Identification of unidentified deceased persons now possible through distant relatives

Genealogical DNA testing helps find answers when identifying unidentified deceased persons, such as WWII victims. This involves comparing the DNA profile of relatives of a missing person with the DNA of an unidentified deceased person. However, a standard genealogical DNA test is usually unsuitable when the DNA of a distant relative is used. The Netherlands Forensic Institute (NFI) now uses new technology that looks in greater detail at more locations in DNA. ‘For instance, we recently contributed to finding the name of an unidentified WWII victim.’ 

Grave of an unidentified deceased person. Photo: Cinthia Nijssen | Mediacentrum Defensie

As genealogical DNA specialist at the NFI, Charissa van Kooten focuses on identifying unidentified dead persons. She has been working on determining the identity of WWII victims for several years now. These are the unknown dead exhumed at the Loenen Field of Honour from 2018 onwards. The project run by the BIDKL (Royal Netherlands Army Recovery and Identification Service) and to which the NFI contributes, represents an ultimate attempt to give unidentified war victims back their name. As of today, the BIDKL has exhumed more than one hundred unidentified deceased persons in all. Pieces of bone and teeth have been recovered from the victims, which the NFI used to obtain DNA profiles.

Dutch DNA Database for Missing & Unidentified Persons

Both an autosomal DNA profile (DNA from both parents) and a Y chromosome profile (patrilineal DNA) and mitochondrial DNA profile (matrilineal DNA) were created for one of these unidentified dead persons and included in the DNA Database for Missing & Unidentified Persons. This database is managed by the National Expertise Team for Missing Persons (LOEP) of the Dutch National Police. The NFI conducts DNA analyses and manages the DNA profiles on behalf of LOEP. In addition to the DNA profiles of unidentified dead persons, the database also contains the DNA profiles of close relatives of missing persons, primarily parents, children, brothers and sisters. They allow their DNA profile to be included hoping that a match with an unidentified dead person may be found one day. ‘Unfortunately, the DNA of this specific unidentified dead person did not yield a match in the database’, says Van Kooten. 

At the same time as exhuming the unidentified dead persons, the BIDKL actively investigates who the victims might be and whether any relatives might still be alive. ‘For instance, a nephew of a missing person was found in October 2021. The man was presumed to have gone missing in Berlin in 1944. It was suspected that he might be buried in Loenen as an unidentified person’, explains Van Kooten. This nephew is the son of the missing man’s sister, a matrilineal relative. As such, the nephew and the unidentified dead person should have the same mitochondrial DNA profile (matrilineal line).

Image: NFI
Teeth and pieces of bone are taken from unidentified dead persons. Photograph for illustration purposes.

Inadequate result

A mitochondrial DNA profile had been created using the pieces of bone and a tooth. The unidentified dead person’s mitochondrial DNA profile was compared with the nephew’s mitochondrial DNA. ‘Sadly, the analysis did not yield a conclusive answer’, says Van Kooten. ‘The result was insufficient to exclude or confirm their family relationship and therefore also to generate a DNA link with the missing person.’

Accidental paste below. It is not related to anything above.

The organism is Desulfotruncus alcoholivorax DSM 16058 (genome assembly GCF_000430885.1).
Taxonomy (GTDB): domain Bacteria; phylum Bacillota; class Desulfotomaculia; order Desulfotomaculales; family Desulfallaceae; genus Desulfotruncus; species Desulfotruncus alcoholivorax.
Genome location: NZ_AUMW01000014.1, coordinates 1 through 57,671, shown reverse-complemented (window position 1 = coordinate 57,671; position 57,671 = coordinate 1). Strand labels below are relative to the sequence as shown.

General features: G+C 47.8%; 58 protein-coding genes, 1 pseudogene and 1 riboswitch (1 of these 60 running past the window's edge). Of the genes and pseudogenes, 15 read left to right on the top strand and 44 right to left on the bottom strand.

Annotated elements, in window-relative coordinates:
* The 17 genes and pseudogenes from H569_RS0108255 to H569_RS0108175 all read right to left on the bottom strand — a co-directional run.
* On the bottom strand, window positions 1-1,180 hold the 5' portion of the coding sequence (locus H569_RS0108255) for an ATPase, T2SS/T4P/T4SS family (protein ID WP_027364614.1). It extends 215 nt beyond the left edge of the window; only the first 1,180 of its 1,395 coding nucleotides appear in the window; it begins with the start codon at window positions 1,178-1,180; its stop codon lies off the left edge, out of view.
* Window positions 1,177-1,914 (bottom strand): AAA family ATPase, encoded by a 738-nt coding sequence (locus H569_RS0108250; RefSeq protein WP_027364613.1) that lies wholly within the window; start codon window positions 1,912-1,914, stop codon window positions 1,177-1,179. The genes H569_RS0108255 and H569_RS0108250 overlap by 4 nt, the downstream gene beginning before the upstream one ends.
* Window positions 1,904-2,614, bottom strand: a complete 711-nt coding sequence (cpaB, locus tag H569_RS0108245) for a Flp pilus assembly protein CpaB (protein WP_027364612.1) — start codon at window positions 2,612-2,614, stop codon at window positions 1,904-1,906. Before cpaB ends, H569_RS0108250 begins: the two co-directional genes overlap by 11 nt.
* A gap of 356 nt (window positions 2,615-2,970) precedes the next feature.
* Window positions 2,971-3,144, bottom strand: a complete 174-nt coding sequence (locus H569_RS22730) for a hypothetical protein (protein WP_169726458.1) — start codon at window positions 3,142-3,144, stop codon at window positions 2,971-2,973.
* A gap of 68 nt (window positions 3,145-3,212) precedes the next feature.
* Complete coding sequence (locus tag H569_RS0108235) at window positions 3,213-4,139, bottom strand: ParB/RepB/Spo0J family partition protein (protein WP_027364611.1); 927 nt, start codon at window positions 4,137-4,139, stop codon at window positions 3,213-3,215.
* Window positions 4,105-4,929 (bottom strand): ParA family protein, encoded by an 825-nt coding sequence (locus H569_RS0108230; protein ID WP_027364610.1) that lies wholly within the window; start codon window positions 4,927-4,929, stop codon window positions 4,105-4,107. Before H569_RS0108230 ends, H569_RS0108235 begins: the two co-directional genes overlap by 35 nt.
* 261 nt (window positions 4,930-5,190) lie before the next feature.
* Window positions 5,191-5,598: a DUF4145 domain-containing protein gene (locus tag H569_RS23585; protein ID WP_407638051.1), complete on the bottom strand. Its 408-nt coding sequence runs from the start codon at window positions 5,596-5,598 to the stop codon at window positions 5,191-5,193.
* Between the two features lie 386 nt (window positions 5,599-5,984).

The investigation risked running aground. Until Van Kooten’s colleagues in the Research team of the Biological Traces division suggested a potential solution: a new method, Qiagen’s Kintelligence kit, which uses Massively Parallel Sequencing. This technology looks at the DNA’s letter sequence, which works even if the DNA is damaged or degenerated. ‘We had only just acquired this technology and had not used it yet. The power of this technology is that you look at many more locations, particularly on the autosomal DNA profile, in a very detailed manner. Where we normally look at 23 locations in the DNA, this method investigates ten thousand locations. Which makes for a much better comparison of persons and allows us to find more distant relatives’, explains the specialist. 

High evidential value 

Van Kooten applied the new technology to the DNA profiles of the unidentified dead person and their potential nephew. ‘I looked at and compared the similarities and differences of both profiles. The software then uses a reference database to calculate how many times more probable the DNA profiles obtained are if the two persons are relatives than if they are not relatives.’ She was overjoyed to find high evidential value: a strong result that they are indeed family. Where all other DNA analyses failed, a new method was able to give this unidentified dead person back his name after 79 years, thanks to his nephew.

Answer for surviving relatives

The new technology is especially useful in cases where a dead person’s identity is suspected but no close relatives remain to perform regular DNA analysis. ‘This technology is a valuable new tool that we can use in our search to identify unidentified dead persons’, says Van Kooten. ‘The BIDKL often makes a huge effort in such cases, including exhuming unidentified dead persons and tracking down relatives of missing persons. So you do not want your investigation to come up empty, that’s very frustrating. If there are living relatives, you want to give them an answer. It’s beautiful that we can now do this in such complex cases.’